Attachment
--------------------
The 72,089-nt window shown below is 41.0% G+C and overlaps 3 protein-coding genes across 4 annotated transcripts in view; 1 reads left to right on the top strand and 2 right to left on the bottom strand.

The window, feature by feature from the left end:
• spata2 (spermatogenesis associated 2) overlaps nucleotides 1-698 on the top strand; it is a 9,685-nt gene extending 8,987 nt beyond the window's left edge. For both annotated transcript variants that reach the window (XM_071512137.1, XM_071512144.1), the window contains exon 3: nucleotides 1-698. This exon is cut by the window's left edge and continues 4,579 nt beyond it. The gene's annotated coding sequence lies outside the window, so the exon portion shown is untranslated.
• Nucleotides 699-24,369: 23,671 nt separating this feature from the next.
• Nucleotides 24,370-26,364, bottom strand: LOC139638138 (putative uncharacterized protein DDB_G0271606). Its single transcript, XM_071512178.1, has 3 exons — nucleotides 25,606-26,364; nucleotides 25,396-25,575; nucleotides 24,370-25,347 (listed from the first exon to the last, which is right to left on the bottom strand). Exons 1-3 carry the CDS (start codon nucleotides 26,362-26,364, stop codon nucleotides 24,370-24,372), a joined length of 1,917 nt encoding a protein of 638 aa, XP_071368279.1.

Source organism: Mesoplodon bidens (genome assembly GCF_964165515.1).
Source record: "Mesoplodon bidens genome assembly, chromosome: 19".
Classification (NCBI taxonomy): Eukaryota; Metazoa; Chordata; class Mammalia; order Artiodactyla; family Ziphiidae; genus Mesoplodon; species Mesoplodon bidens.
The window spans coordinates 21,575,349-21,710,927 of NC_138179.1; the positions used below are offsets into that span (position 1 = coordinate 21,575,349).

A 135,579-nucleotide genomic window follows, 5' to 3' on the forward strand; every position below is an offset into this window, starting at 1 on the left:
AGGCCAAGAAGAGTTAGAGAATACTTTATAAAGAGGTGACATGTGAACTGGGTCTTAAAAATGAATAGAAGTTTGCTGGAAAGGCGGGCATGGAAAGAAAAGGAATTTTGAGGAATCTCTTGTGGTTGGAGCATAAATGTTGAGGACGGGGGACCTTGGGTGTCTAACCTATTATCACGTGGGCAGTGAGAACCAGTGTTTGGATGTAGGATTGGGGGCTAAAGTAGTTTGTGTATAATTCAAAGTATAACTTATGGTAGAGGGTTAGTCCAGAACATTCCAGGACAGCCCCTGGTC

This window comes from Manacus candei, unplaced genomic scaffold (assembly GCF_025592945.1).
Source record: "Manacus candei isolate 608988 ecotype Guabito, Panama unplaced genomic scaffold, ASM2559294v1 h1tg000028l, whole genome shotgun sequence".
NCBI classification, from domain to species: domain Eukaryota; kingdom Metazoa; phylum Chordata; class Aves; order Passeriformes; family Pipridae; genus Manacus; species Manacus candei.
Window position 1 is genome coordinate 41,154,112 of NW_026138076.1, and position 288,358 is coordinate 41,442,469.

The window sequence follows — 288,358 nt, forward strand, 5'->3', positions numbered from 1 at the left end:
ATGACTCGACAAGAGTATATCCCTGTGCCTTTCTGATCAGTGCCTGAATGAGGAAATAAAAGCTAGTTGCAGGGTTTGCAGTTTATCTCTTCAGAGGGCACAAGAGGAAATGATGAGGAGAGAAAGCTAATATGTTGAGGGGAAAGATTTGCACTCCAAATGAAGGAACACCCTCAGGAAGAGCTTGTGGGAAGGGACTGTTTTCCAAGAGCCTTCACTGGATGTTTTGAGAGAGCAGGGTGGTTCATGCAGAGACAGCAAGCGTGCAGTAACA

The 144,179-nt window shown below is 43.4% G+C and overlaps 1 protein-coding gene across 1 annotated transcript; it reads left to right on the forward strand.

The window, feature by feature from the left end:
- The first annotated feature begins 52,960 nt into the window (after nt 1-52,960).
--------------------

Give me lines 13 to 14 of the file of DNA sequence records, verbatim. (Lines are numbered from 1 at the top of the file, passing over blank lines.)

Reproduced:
Source record: "Manacus candei isolate 608988 ecotype Guabito, Panama unplaced genomic scaffold, ASM2559294v1 h1tg000028l, whole genome shotgun sequence".
NCBI classification, from domain to species: domain Eukaryota; kingdom Metazoa; phylum Chordata; class Aves; order Passeriformes; family Pipridae; genus Manacus; species Manacus candei.